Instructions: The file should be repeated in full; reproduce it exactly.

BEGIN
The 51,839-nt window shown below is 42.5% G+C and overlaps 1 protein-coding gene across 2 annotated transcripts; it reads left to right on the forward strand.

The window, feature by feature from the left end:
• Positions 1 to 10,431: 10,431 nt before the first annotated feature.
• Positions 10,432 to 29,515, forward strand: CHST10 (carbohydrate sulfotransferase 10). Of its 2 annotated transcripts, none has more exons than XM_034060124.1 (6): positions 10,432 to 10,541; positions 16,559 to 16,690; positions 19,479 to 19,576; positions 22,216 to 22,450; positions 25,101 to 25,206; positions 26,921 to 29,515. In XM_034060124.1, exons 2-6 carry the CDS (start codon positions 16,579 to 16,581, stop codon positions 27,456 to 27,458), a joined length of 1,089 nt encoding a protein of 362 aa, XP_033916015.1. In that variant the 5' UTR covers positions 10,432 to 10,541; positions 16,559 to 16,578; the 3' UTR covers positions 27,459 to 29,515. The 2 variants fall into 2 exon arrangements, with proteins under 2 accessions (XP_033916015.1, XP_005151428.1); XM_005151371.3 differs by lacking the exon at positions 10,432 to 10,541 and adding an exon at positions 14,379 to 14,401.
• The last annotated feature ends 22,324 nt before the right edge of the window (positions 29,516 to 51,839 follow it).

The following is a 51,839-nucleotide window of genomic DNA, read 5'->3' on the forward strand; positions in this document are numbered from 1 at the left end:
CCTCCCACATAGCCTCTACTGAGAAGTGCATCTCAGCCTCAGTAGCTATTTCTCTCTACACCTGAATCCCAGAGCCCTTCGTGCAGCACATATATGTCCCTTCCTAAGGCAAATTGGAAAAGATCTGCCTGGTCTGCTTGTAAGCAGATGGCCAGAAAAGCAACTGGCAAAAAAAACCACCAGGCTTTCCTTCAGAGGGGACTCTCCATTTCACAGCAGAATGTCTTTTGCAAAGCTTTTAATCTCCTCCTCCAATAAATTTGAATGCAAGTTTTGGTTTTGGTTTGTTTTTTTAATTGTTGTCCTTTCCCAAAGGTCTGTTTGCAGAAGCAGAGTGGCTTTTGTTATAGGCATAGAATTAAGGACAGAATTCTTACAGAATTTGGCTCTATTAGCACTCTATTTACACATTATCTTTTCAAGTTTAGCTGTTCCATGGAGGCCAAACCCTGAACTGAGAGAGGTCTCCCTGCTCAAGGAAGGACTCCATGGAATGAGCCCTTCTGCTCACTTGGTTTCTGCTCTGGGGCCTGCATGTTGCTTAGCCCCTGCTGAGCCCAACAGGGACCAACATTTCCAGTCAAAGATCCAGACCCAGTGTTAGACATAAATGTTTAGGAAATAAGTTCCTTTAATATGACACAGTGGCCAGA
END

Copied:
The 51,839-nt window shown below is 42.5% G+C and overlaps 1 protein-coding gene across 2 annotated transcripts; it reads left to right on the forward strand.

The window, feature by feature from the left end:
• Positions 1 to 10,431: 10,431 nt before the first annotated feature.
• Positions 10,432 to 29,515, forward strand: CHST10 (carbohydrate sulfotransferase 10). Of its 2 annotated transcripts, none has more exons than XM_034060124.1 (6): positions 10,432 to 10,541; positions 16,559 to 16,690; positions 19,479 to 19,576; positions 22,216 to 22,450; positions 25,101 to 25,206; positions 26,921 to 29,515. In XM_034060124.1, exons 2-6 carry the CDS (start codon positions 16,579 to 16,581, stop codon positions 27,456 to 27,458), a joined length of 1,089 nt encoding a protein of 362 aa, XP_033916015.1. In that variant the 5' UTR covers positions 10,432 to 10,541; positions 16,559 to 16,578; the 3' UTR covers positions 27,459 to 29,515. The 2 variants fall into 2 exon arrangements, with proteins under 2 accessions (XP_033916015.1, XP_005151428.1); XM_005151371.3 differs by lacking the exon at positions 10,432 to 10,541 and adding an exon at positions 14,379 to 14,401.
• The last annotated feature ends 22,324 nt before the right edge of the window (positions 29,516 to 51,839 follow it).

The following is a 51,839-nucleotide window of genomic DNA, read 5'->3' on the forward strand; positions in this document are numbered from 1 at the left end:
CCTCCCACATAGCCTCTACTGAGAAGTGCATCTCAGCCTCAGTAGCTATTTCTCTCTACACCTGAATCCCAGAGCCCTTCGTGCAGCACATATATGTCCCTTCCTAAGGCAAATTGGAAAAGATCTGCCTGGTCTGCTTGTAAGCAGATGGCCAGAAAAGCAACTGGCAAAAAAAACCACCAGGCTTTCCTTCAGAGGGGACTCTCCATTTCACAGCAGAATGTCTTTTGCAAAGCTTTTAATCTCCTCCTCCAATAAATTTGAATGCAAGTTTTGGTTTTGGTTTGTTTTTTTAATTGTTGTCCTTTCCCAAAGGTCTGTTTGCAGAAGCAGAGTGGCTTTTGTTATAGGCATAGAATTAAGGACAGAATTCTTACAGAATTTGGCTCTATTAGCACTCTATTTACACATTATCTTTTCAAGTTTAGCTGTTCCATGGAGGCCAAACCCTGAACTGAGAGAGGTCTCCCTGCTCAAGGAAGGACTCCATGGAATGAGCCCTTCTGCTCACTTGGTTTCTGCTCTGGGGCCTGCATGTTGCTTAGCCCCTGCTGAGCCCAACAGGGACCAACATTTCCAGTCAAAGATCCAGACCCAGTGTTAGACATAAATGTTTAGGAAATAAGTTCCTTTAATATGACACAGTGGCCAGA